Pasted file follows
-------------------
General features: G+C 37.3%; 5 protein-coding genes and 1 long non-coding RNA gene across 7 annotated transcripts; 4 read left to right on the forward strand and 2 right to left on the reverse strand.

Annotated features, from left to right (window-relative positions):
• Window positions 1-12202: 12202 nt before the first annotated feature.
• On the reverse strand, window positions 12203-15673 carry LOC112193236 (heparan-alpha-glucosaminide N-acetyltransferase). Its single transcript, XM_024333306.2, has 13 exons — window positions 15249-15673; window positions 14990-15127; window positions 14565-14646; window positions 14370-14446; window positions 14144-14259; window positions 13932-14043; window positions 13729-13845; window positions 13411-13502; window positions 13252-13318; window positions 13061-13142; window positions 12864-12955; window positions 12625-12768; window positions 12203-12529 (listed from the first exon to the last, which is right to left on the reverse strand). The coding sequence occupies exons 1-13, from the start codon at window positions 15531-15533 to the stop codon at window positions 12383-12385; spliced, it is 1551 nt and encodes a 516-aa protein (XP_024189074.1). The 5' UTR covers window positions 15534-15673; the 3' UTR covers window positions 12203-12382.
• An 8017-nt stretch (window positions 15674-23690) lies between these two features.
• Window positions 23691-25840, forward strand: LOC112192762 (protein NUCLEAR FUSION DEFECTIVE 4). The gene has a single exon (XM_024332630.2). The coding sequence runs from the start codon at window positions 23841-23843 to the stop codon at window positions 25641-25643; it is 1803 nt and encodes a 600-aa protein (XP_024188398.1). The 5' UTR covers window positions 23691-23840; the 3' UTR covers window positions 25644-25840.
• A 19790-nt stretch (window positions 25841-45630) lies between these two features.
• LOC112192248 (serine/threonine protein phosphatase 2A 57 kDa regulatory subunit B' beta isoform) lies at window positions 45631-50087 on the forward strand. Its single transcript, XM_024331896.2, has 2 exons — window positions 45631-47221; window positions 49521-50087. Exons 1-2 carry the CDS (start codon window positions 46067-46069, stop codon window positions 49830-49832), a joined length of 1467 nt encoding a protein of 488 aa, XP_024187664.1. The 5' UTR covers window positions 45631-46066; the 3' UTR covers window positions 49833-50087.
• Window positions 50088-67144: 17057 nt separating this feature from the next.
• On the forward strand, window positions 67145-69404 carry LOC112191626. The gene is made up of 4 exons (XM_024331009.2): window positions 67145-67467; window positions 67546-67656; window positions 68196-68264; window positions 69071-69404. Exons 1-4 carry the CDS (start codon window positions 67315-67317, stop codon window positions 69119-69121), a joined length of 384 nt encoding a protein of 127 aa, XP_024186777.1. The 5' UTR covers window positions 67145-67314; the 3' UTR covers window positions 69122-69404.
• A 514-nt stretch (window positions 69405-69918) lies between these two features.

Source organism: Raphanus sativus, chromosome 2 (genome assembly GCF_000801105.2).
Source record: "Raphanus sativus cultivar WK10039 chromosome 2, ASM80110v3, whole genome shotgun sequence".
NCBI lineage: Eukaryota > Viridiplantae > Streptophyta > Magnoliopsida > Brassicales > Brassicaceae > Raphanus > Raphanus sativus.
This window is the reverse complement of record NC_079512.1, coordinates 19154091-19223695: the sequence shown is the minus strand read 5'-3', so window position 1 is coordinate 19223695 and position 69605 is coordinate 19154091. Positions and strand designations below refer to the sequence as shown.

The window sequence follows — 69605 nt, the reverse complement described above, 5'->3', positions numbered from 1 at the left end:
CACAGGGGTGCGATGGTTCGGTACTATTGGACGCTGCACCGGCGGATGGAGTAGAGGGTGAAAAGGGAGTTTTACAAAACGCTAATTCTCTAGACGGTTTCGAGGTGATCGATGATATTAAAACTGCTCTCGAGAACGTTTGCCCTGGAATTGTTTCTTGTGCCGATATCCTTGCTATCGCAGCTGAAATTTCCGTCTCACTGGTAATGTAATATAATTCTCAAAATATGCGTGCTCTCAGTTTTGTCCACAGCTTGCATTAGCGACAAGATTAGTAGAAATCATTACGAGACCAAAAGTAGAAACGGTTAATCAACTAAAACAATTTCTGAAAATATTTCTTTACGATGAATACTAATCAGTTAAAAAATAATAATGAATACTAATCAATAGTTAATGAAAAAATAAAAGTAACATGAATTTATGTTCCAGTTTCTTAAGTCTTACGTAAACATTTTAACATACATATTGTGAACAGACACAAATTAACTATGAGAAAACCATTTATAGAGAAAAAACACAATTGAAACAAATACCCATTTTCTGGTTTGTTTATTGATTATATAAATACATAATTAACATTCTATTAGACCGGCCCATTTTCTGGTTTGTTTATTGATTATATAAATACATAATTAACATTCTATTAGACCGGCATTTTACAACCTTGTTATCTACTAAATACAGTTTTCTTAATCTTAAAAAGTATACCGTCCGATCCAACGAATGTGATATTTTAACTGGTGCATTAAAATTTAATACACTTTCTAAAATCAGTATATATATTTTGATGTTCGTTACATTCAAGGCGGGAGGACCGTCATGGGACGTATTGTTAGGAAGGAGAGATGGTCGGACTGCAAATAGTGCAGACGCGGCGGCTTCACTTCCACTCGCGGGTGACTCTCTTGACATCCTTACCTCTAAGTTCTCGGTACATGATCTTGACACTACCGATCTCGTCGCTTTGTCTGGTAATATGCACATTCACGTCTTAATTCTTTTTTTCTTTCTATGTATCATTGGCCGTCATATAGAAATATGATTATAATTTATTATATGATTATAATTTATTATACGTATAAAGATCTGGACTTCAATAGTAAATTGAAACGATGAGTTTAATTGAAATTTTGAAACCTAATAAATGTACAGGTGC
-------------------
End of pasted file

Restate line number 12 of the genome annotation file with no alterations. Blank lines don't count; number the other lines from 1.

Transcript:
Source organism: Raphanus sativus, chromosome 2 (genome assembly GCF_000801105.2).